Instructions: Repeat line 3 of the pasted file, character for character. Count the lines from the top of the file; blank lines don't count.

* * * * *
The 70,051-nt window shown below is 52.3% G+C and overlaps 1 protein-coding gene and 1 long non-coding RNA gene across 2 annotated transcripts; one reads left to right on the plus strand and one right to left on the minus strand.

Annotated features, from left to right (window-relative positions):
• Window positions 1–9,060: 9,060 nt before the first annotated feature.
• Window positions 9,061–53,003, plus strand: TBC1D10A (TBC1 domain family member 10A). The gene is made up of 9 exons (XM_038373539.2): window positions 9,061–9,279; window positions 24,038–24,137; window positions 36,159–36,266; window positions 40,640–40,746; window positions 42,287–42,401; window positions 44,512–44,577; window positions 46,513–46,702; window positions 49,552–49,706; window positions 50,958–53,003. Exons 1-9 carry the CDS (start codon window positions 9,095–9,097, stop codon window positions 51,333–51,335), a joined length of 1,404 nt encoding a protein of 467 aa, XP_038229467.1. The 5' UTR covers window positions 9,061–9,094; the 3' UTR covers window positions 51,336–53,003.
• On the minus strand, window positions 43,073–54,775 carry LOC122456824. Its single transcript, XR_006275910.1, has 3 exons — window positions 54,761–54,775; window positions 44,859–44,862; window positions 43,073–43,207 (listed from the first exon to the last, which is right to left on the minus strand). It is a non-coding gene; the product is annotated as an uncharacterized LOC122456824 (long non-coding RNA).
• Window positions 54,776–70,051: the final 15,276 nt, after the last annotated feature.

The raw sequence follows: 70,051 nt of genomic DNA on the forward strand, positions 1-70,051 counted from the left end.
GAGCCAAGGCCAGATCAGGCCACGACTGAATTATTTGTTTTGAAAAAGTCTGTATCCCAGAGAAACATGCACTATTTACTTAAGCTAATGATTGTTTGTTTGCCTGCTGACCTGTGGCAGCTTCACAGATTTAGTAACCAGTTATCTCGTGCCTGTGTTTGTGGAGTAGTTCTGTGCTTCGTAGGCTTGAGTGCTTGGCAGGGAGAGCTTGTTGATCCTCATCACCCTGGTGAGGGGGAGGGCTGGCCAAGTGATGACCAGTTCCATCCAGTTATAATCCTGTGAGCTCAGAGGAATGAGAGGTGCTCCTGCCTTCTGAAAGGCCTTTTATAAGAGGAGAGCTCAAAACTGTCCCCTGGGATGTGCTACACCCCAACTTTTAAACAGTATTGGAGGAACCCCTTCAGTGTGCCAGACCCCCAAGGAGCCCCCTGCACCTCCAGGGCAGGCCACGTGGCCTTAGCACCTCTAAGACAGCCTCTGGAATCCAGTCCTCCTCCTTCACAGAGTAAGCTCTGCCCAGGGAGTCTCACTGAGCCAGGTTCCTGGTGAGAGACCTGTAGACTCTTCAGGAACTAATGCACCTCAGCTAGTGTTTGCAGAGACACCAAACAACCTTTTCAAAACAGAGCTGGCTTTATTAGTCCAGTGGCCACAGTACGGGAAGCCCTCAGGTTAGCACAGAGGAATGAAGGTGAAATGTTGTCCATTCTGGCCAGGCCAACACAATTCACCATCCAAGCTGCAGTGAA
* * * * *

• Window positions 1–9,060: 9,060 nt before the first annotated feature.